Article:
Most of today’s television viewers would regard this as old, practically ancient technology. But at the time it was as significant as the most remarkable technical advances we celebrate today.

And it did not take long for this valuable commercial tool to find its way into the consumer market in the simpler and less expensive machines that followed for home use.


How electronic video recording was created

Just as intriguing as the many possibilities to which this new technology could be applied, is the story of how videotape recording was invented. And it’s probably no coincidence that the small company that pioneered this technology was located in the heart of what now is known as Silicon Valley. Ampex was part of the rootstock in the Northern California environment that continues to produce some of the most far reaching technological advances, even today. The Ampex founder, Alexander M. Poniatoff (the company name contains his initials and “EX” standing for excellence) was a brilliant engineer who fled Russia during the Bolshevik revolution, eventually made his way to the U.S. and started Ampex on the San Francisco peninsula in 1944. It was his vision and determination that enabled his small company, years later, to bring the enormous benefits of videotape recording to the millions of people throughout the world who put it to work in so many business, personal, education, entertainment and other applications.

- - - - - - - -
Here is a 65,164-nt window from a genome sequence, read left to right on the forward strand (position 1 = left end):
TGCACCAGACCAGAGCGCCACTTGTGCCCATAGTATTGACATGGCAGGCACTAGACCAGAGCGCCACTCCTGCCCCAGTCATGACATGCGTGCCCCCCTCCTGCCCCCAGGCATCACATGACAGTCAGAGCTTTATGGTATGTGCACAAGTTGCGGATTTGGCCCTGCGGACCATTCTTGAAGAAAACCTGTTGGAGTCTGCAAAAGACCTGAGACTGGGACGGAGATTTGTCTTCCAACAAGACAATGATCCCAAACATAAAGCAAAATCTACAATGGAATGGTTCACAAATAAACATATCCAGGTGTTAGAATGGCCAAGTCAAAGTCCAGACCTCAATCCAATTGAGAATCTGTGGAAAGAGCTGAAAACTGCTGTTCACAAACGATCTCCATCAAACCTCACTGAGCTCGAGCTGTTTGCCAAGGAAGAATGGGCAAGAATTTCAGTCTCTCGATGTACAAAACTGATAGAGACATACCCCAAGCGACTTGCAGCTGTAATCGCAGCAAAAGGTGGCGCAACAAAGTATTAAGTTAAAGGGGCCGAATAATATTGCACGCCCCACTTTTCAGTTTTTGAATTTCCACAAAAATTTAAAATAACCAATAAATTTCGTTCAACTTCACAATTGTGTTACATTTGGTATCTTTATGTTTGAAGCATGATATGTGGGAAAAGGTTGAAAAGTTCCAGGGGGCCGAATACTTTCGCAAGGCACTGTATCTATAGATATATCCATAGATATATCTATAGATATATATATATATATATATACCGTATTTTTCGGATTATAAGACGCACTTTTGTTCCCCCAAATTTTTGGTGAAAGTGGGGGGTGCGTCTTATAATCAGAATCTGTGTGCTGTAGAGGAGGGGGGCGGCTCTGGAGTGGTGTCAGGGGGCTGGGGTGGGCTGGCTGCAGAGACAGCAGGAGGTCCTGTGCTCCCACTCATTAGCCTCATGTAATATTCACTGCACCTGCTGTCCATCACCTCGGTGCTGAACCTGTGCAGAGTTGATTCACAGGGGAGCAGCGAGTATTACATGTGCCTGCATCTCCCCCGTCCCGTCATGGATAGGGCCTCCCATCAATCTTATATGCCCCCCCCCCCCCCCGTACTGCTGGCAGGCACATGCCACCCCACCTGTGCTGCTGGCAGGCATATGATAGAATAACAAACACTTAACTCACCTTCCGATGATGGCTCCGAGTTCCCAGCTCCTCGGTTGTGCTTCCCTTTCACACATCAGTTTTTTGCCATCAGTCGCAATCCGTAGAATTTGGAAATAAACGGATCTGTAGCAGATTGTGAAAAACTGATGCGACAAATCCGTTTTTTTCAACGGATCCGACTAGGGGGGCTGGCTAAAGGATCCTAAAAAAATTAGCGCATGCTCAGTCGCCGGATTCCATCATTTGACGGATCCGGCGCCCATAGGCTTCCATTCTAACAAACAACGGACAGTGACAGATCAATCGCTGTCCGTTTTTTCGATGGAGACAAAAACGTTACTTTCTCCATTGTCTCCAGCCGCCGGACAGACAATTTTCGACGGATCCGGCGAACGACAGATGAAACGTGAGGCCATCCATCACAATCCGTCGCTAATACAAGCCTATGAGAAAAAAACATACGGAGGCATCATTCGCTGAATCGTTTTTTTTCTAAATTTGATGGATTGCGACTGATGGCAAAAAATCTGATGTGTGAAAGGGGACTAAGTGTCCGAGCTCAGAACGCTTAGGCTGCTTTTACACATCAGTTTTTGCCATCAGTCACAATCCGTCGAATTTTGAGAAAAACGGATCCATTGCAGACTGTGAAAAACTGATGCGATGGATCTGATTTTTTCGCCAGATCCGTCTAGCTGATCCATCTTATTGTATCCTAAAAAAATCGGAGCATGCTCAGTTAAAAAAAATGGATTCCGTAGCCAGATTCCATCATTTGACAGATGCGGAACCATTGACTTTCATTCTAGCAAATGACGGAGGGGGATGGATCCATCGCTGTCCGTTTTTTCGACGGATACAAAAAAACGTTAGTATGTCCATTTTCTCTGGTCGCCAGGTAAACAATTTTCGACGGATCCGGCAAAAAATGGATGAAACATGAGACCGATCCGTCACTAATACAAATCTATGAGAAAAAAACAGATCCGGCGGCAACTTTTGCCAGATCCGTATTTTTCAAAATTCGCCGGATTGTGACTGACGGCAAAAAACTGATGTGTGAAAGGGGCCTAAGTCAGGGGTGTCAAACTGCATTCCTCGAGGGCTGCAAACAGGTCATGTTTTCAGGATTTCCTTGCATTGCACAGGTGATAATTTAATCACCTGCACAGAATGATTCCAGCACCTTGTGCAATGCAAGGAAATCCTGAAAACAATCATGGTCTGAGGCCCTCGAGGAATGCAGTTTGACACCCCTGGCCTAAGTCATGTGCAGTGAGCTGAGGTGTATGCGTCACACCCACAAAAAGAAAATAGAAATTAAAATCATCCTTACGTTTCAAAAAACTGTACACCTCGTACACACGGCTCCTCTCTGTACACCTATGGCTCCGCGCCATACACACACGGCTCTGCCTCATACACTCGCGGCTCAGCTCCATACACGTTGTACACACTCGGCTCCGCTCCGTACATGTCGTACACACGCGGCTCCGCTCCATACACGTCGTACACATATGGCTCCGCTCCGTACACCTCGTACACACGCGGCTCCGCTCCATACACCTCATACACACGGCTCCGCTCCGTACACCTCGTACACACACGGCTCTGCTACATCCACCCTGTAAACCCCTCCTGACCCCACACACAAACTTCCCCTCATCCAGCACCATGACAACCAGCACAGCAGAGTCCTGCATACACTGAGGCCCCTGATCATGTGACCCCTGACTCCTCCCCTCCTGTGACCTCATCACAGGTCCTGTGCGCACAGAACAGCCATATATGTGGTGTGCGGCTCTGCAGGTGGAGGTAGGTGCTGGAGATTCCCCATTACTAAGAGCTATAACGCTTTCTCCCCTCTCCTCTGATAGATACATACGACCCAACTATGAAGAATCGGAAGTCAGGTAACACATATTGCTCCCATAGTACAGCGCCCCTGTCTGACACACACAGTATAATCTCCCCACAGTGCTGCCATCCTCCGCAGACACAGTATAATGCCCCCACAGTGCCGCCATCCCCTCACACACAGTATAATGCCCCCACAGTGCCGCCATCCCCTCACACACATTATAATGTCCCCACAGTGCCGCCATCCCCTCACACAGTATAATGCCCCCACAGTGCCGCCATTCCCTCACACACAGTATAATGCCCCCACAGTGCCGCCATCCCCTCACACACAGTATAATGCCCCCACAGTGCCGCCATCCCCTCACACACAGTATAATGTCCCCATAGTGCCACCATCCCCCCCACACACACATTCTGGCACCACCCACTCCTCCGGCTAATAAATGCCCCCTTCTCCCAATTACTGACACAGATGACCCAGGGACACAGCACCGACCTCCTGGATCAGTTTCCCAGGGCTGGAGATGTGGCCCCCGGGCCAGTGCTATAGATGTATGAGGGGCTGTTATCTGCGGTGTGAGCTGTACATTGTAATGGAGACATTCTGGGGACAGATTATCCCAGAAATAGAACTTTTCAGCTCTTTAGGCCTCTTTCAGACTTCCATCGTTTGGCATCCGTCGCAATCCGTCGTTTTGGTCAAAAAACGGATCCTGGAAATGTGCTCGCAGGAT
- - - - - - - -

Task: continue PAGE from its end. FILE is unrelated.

The newer technologies using digital tools now have all but taken over the role performed by videotape recording. But today’s capabilities owe their existence to the enormous market demand and the technical principals created by videotape recording. We can credit Poniatoff for bringing about this revolutionary capability, just as we thank Steve Jobs for his inspiration that brought us personal computers, tablets and smart phones, and we’re grateful that the partnership of Erick Schmidt and Sergie Brin placed powerful tools in our hands so we can search the world’s databases to find exactly the information and the products we seek.